The irony of this training is the fact that I am writing the script while flying on a private plane from a secluded island in the Bahamas after spending 3 days spearfishing, eating, and hanging out with friends and clients. That was a moment of privilege. Spending your days with continual electricity is a privilege. If you are listening to this talk, you have privilege. Privilege is “a special right, advantage, or immunity granted or available only to a particular person or group”. A more direct definition is to be “exempt from an obligation from which others are subject.” How do you know if you are in a class of privilege? Others shoulder a burden you don’t have to shoulder. It wastes our time to try and determine if we are privileged, and instead to ask “because we have privilege, what does that mean?” In the barren desert of the middle east, a man hears a message. “I will bless (privilege) you so that you can be a blessing (offer privilege to others).” This training is about the so that. When you have privilege that goal is not to consume the privilege you have, but instead to inventory the privilege, proximity yourself among those who do and don’t have your privilege, and then offer privilege to others in a way that allows them to follow the same reinvestment strategies. The problem with privilege is that we tend to see it as terminal; either it stops with us (because we consume but don’t re-invest, OR it stops with the direct person we share it with because they consume but don’t re-invest). Brian Fikkert co-authored an aptly named and important book “When Helping Hurts” that opens our eyes to understand that when we have privilege, we want to share that privilege, and too often the privilege we share ends up doing more harm than if we would have just kept the privilege ourselves. It would help to redirect the privilege discussion back into the context of Executive Leadership and tie privilege back to our definition: proximity to motivate a team to pursue the named future you see. Let’s look at consuming and deploying privilege through three lenses of our definition. First, privilege can bring proximity. There is a template for leveraging the privilege of money to influence friendships. Of course, we are not condoning nor suggesting bribes or payoffs. Instead, you can choose to deploy your money in places that provide you proximity for connection. We were at a resort with our family, clearly a place of privilege…it was a once in a lifetime type of trip. This resort puts us in immediate proximity to people who had the same or more privilege than we had. We get to talking with some of the other vacationers and over time get the direct email of a very well-known and influential music industry executive who has put some of the greatest acts in the world on the stage. We sat and watched a World Cup match with he and his young son and developed a relationship. The inanimate tool of our money provided us with “a special right…granted or available only to a particular person or group.” It is good to consistently ask, “how can the privilege I have provide proximity to bring that privilege to others, or to provide new relationships that breed new privilege.” Secondly, privilege can breed motivation. When you have access to privilege you often have something someone else would like to have but is unable to attain. Think about the privilege of a well-known athlete who is willing to step down from his throne of notoriety and sincerely show up to read a book to a Kindergarten class, or visit patients at a hospital and offer encouragement. The athlete has the privilege of notoriety, influence, and voice…they offer that to those who do not and thus bring a unique motivation that might help that Kindergartner grow up to have a unique impact, or provide the motivation for the mental fight that a patient will need to conquer their disease. Privilege reinvested breeds new and novel privileges that can be perpetuated. Privilege consumed breeds bitterness, expectation, and myopic arrogance that pushes the privileged to think they are the ones responsible for their own privilege ignoring all of the investment of privilege that has been planted into their own lives. This training exists in part because we don’t want you to slowly become that. You are too generous, and you are too intentional for your life to slowly devolve into arrogance and self-importance. Thirdly, privilege helps to jump the various hurdles on the way to the named future that you see. I enjoy Guy Raz’ How I Built This Podcast…it is a fascinating look at the emotional inside of some of the world's most interesting businesses. Towards the end of each podcast, he asked a staple question, “Does your success have more to do with luck, or with skill?” I love the podcast, and I hate that question. Remember the old adage, “the harder I work, the luckier I get.” When we have moments of momentum and success that we cannot explain we tend to call it luck. Pausing to reflect we can actually align our “lucky moments” to moments of privilege; privilege that you had that connection, or were in that specific location. There are things we coordinate or manipulate for our benefit, and there are things that “just happen”. Pay close attention, ask yourself, “would this have happened if I did not have access to a certain privilege that others don’t.” One day I might meet Carrie Underwood… it would feel like “luck”, but a short audit of my relationships and privileges reveals that I had the privilege of being a paying member of a mastermind group, that mastermind group offered me the privilege of meeting and getting to know a very talented guitarist and Dobro player, and that very talented guitarist had the privilege of being the Dobro player for Carrie Underwood. What looks like “luck” to most is actually privilege dressed in a lack of awareness and context. History’s wealthiest and wisest person whose privilege was well documented once declared, “all is vanity and chasing after wind.” When we make privilege the end game, we become the walking dead. When we look at privilege as an investment to enjoy and reinvest… we make time for what matters most. Finally, privilege can and will be a load to bear. Share that load with people who have wisdom. The word “team” has its roots in the concept of a team of pack horses…a unified group pulling heavy loads in a specific direction. Privilege requires building a team to help advise, direct, and hold account your privilege so that it remains a value to all, and not just you. A business owner had accrued a significant sum of money in a profit account that he had setup to build up as his business grew. As we were reviewing progress I told him, “Congratulations on how you have grown that account.” He looked at me with a blank stare and responded, “just one more problem I’ve got to handle.” When you have resources, it is your responsibility to manage those resources. Of course, most people are bent to desire more instead of less, and the more you have, the more you are required to distribute. The ultimate question you must answer is “what will you do with what you have” knowing that your response to that question will reveal the desire and state of your ultimate motivation. Be mindful, slow, and wise with the privilege that you have.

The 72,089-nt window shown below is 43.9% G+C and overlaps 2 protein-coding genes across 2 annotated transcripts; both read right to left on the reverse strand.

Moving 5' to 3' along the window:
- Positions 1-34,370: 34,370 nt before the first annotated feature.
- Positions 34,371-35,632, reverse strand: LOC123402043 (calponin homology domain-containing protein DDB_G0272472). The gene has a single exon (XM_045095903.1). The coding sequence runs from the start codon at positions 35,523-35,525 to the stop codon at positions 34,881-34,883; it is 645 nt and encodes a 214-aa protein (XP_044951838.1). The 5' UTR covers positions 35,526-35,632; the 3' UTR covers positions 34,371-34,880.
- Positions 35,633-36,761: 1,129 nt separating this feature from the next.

6 minutes | Feb 28, 2023